Wednesday, 2 September 2015

Every Savage Can Dance: That Time We Went to Pemberley

Monday was our wedding anniversary (and a Bank Holiday, hurray!) so we took advantage of the long weekend to offload tearfully part from Patapon, who spent two days with his grandma wrapped around his little finger being a very good boy at Grandma's.

Such a hard time...

Apart from marveling at the crazy things we were suddenly able to do (have the bins on the floor rather than on top of furniture, leave the stair-gate open, have knitting needles lying around, C.R.A.Z.Y), we went to Pemberley. 

- We also tried, and failed, to find our lost proposal site in Oxford (amongst other things). Turns out there are quite a few parks in Oxford. - 

For some reason, they insisted on referring to Pemberley as "Lyme Park", but no-one was fooled.

Anyway, we ended up also having a Pride & Prejudice marathon when we got home (of course the BBC version, who do you take me for?) during which Simon patiently endured my endless reciting of the entire dialogue and continual interrupting of the film with "Well, actually, in the book..." (What can I say, he is pretty wonderful. Sorry ladies, not sharing.)

Darcy's pond

But apart from allowing me to pretend to be Elizabeth Bennet, it made me think of a short post by Leah Libresco

The whole piece is very thought-provoking (as always) but the thing which stayed with me is the example she uses, in her attempt at defining a type of near-good behaviour, which could encourage good behaviour if generalised. She mentions politeness as a near-good which could lead to a good (actual caring for the needs of people) but dismisses it mid-way through, as generalised door-holding is unlikely to lead to an increased genuine kindness and care for strangers.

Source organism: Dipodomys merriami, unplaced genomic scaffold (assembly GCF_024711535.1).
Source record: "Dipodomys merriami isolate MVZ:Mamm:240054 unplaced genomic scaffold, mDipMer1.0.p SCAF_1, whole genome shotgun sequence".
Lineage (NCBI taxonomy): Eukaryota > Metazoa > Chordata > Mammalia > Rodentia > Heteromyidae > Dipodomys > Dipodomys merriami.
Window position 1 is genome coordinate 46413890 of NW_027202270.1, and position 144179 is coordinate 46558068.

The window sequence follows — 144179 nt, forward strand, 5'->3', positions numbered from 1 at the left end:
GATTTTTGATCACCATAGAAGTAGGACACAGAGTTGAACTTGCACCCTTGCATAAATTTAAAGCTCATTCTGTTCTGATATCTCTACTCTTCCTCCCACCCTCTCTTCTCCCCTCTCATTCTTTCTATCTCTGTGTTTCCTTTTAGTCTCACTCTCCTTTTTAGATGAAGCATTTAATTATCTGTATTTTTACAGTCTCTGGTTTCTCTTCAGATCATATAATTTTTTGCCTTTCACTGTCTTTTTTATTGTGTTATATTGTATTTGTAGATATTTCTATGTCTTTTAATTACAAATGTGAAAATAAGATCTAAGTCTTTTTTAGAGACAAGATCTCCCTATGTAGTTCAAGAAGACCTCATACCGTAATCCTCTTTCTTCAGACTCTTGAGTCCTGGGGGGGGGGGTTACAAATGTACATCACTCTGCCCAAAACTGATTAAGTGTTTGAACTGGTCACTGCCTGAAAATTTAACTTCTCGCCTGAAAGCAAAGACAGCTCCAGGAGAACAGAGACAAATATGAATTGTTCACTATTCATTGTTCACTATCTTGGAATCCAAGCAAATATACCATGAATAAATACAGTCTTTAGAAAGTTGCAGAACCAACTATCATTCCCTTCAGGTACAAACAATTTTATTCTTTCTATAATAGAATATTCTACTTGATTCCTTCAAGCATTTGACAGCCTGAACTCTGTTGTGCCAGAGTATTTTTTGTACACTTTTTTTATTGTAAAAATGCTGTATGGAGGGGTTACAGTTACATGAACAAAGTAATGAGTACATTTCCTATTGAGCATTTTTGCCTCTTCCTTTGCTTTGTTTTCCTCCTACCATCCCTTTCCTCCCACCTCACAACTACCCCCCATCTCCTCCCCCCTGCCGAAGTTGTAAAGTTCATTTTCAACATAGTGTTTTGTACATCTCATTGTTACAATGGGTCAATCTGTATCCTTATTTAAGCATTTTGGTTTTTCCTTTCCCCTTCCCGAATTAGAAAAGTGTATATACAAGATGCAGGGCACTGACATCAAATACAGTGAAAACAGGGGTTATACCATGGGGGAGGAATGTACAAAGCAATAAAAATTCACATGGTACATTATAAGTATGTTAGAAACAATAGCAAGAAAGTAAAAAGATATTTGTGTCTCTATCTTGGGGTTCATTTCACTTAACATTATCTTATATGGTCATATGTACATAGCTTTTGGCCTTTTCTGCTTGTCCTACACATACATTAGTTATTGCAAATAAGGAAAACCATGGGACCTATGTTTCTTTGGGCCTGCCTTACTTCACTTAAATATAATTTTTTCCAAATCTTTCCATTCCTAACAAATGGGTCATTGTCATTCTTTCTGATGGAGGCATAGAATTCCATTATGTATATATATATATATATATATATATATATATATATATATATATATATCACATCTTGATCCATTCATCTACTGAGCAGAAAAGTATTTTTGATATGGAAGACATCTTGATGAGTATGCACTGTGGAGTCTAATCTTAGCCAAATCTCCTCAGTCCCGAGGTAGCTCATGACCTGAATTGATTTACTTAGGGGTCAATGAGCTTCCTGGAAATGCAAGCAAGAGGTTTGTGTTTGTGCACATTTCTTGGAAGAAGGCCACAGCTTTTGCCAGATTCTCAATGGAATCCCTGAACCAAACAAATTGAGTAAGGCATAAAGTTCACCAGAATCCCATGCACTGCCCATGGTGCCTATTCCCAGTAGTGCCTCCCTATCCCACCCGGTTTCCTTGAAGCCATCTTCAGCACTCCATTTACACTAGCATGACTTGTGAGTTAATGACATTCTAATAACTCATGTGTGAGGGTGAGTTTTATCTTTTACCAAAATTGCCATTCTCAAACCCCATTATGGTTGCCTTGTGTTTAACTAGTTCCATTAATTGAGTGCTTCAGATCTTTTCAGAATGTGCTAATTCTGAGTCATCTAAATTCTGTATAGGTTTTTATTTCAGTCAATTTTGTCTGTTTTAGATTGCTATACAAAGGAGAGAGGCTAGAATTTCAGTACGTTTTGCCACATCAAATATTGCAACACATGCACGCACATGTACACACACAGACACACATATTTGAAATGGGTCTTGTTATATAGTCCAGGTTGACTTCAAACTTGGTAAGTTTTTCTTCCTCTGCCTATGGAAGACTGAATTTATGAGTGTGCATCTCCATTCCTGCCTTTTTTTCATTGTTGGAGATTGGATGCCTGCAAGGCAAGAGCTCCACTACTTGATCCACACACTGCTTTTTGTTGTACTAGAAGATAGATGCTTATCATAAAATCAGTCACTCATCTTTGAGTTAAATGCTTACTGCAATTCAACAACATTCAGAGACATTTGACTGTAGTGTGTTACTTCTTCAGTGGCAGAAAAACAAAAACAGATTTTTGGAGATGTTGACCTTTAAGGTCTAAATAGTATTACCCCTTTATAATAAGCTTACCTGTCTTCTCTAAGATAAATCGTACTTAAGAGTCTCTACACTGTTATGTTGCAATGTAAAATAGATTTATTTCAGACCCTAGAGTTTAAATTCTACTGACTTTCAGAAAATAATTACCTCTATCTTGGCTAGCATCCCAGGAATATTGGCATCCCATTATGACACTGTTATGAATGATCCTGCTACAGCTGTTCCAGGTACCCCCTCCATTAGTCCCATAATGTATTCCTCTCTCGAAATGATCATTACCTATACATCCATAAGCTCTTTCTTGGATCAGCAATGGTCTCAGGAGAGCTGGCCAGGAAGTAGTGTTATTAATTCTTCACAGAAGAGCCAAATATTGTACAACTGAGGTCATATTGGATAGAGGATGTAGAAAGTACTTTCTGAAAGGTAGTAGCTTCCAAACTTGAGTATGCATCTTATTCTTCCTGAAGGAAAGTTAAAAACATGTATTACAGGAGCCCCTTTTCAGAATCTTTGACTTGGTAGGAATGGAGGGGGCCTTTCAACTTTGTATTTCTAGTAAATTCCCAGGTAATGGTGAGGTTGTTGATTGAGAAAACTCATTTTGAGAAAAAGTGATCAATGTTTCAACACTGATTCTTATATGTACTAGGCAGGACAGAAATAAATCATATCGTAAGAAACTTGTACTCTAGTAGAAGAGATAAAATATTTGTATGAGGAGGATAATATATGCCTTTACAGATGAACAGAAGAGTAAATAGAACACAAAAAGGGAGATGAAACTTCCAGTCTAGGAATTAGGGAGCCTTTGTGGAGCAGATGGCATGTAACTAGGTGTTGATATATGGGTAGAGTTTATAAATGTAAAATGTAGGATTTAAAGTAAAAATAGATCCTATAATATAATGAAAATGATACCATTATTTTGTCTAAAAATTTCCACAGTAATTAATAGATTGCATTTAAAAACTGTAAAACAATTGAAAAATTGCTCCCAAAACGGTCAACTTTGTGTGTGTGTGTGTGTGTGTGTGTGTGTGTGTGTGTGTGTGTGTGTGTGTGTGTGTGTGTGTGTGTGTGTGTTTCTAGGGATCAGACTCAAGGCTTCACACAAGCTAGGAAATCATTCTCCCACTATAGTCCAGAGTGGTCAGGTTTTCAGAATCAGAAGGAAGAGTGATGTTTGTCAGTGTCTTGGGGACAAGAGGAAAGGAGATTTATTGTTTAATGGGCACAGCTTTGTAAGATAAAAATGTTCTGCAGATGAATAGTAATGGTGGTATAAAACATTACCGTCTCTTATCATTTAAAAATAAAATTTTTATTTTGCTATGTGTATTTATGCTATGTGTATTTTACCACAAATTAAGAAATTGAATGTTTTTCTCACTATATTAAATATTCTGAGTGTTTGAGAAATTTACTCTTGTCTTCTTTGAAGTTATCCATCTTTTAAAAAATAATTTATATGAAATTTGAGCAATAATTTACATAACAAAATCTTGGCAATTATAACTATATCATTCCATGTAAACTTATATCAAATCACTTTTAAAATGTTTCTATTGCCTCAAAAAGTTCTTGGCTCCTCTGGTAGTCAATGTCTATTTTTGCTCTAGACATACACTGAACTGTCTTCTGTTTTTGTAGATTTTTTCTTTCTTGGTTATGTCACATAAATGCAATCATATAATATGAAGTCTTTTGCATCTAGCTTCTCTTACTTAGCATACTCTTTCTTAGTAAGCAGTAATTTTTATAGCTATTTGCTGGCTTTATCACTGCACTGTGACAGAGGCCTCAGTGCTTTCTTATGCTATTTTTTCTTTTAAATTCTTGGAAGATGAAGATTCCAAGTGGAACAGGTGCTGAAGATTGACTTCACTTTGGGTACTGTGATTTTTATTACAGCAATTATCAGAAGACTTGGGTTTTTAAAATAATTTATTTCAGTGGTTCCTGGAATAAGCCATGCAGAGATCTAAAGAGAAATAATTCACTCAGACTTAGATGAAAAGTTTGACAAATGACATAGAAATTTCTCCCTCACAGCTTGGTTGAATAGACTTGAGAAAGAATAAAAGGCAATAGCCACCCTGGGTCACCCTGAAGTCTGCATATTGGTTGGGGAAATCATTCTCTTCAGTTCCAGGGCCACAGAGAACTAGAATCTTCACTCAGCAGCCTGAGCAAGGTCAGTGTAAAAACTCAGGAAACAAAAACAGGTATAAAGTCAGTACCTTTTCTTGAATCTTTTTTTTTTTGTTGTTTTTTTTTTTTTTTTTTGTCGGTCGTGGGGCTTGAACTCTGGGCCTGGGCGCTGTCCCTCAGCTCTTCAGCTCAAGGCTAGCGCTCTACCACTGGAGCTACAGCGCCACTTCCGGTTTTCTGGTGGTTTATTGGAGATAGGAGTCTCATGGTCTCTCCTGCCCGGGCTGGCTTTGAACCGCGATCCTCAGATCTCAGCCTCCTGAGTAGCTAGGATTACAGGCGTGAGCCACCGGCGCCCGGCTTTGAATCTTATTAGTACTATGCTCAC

My recent immersion in Regency drama however made me wonder whether she was thinking of too narrow a definition of politeness. 

You see, in Jane Austen's (admittedly very limited) social world, manners, good breeding and politeness are essential, because they come with genuine consequences. The lack of good breeding is a genuine impediment to social climbing. Poor manners can lead to your losing your character (just ask Darcy) because it is generally assumed that if you do not care enough to apply social norms, you simply do not care enough (which also implies that we are talking of a society which takes it for granted that people should care, but that's another post for another time).

Of course, this can be easily reversed, and much of Austen's novels deal with the charming, polite scoundrel, but such an environment does foster a degree of care, even if it is not prompted by truly altruistic motivations. In Persuasion, Captain Wentworth, once he has been foolish enough to give the appearance to lead Louisa Musgrove on, considers himself bound in honor to marry her if she wants him. This is also the true meaning of Charlotte Lucas' urging Jane to show more affection for Bingley "even than she feels", because if her feelings are known in the world, a gentleman would have to either marry her, or lose the right to be considered a gentleman.